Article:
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MSU fossil study gains international attention

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Research developed using an $832,000 National Science Foundation grant in a Mississippi State University biologist’s lab gained international attention last week in Current Biology, a premier bi-monthly scientific journal.

Matthew Brown’s paper—“Phylogenomics and Morphological Reconstruction of Arcellinida Testate Amoebae Highlight Diversity of Microbial Eukaryotes in the Neoproterozoic”— appears in the Feb. 28th edition of Current Biology. Brown additionally discusses the topic in a current piece also published today on The Conversation (theconversation.com).

Matthew Brown. Photo courtesy of Logan Kirkland/MSU

An assistant professor of biological sciences at MSU and senior author on the Current Biology paper, Brown and his team focus on linking ancient fossils to modern living organisms using a new method, advanced in his lab, which bypasses genome sequencing.

“By sampling organisms that are alive today, we can ask deeper questions about their evolution that happened millions of years ago in now extinct ancestors,” Brown said.

Working alongside Brown are Assistant Professor Daniel Lahr from the University of Sao Paulo, Brazil; MSU post-doctoral fellow and Fulbright Scholar Tomáš Pánek from the Czech Republic; and current MSU doctoral students Alexander Tice and Seungho Kang.

With the advent of DNA sequencing in the early 2000s until now, researchers have used a relatively small piece of the genome to examine the relationships between organisms, with limited success.

In 2015, through NSF grant support, Brown developed a new process of taking a single-celled organism directly from the environment and sequencing its entire transcriptome, what Brown calls “the blueprint of all the proteins it makes.”

“This work is adding to our fundamental knowledge of how basic features of living organisms have evolved over millions of years,” said Angus Dawe, head of MSU’s biological sciences department. “This includes the morphologies and origins of behaviors, such as interactions between cells, which have huge implications for our understanding of organismal development and disease.”

“What makes this study revolutionary is that we are using a cutting-edge technique perfected in my lab to study a single testate amoeba cell taken from the environment,” Brown said, likening the amoeba to “micro snails” with microscopic shells making them identifiable. “The cool thing about these organisms is they fossilize well, which is rare for microbial eukaryotes.”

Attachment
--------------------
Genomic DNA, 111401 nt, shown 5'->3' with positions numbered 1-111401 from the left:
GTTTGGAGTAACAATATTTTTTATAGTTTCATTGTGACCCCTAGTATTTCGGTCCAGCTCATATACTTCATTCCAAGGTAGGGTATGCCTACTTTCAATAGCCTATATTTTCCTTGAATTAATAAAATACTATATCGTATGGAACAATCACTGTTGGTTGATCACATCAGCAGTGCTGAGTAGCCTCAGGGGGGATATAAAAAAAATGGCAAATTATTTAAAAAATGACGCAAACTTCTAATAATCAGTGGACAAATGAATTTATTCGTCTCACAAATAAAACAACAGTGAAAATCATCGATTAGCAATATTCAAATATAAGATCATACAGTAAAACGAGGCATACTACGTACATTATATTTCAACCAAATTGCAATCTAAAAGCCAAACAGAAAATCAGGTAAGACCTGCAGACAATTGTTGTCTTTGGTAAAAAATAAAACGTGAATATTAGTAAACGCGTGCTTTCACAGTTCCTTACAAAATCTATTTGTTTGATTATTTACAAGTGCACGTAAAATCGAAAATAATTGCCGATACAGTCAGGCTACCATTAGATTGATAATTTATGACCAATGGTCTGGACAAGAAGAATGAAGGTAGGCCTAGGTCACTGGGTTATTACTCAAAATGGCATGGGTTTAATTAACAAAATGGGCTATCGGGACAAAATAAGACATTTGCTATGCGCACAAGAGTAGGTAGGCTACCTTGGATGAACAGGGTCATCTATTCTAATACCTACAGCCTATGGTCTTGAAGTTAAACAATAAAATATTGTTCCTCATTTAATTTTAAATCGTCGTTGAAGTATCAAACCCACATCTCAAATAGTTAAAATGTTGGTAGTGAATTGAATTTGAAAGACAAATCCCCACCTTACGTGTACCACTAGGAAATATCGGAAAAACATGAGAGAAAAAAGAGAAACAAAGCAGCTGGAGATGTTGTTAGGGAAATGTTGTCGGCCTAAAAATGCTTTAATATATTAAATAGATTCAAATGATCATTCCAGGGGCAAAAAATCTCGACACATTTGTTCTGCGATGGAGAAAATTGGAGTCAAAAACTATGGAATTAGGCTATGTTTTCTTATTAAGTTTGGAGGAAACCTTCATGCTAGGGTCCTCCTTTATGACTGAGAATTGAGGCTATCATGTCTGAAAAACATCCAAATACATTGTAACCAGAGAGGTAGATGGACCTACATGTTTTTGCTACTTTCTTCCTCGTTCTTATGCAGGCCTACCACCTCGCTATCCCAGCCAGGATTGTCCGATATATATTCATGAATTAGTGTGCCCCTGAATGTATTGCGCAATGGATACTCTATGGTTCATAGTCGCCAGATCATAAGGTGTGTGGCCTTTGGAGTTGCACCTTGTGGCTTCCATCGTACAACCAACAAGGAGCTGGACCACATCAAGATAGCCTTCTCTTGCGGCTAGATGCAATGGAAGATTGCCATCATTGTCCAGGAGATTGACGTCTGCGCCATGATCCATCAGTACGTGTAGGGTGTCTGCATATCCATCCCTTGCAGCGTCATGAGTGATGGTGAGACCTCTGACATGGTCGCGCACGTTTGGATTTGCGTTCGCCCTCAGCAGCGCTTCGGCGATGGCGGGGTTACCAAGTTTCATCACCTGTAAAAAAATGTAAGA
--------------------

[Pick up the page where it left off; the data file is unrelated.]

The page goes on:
He said the comparisons he and his team are able to make between ancient fossils and today’s living organisms helps him better understand the “family tree” connecting the old and the new.

“Effectively, we now know how the organisms alive today are related to each other in a tree of life called a phylogeny,” Brown said.

Brown’s lab and an international group of colleagues used fossils from Brazil and Arizona dating back 766 million years for their study.

“To put this into perspective, the oldest dinosaur shows up in the fossil record about 230 million years ago,” Brown said.

Testate amoeba are single-celled microbes that can be found in places like moss beds, soils and in freshwater, but during Lahr’s 2015 MSU visit, Brown and Lahr found their research material in the sidewalk crusts in front of the MSU’s Colvard Student Union.

“Brown’s techniques are a key part of an emerging trend in computational approaches to biological questions,” Dawe said. “Having expertise like Dr. Brown’s in the biological sciences department means we have the ability to train the next generation of scientists.”

Brown, a native of northern Arkansas, completed his bachelor’s in 2005 and Ph.D. in 2010, both in biology, at the University of Arkansas at Fayetteville. After a three-year postdoctoral stint in the Centre for Comparative Genomics and Evolutionary Bioinformatics at Dalhousie University in Nova Scotia, Canada, he joined MSU’s faculty in 2013.

Brown is currently a fellow of the Institute for Genomics, Biocomputing and Biotechnology at MSU’s High Performance Computing Collaboratory. He was named the 2018 College of Arts and Sciences Dean’s Eminent Scholar, a 2015 College of Arts and Sciences Researcher of the Month and also received a 2015 College of Arts and Sciences Research Award for the Natural and Physical Sciences.

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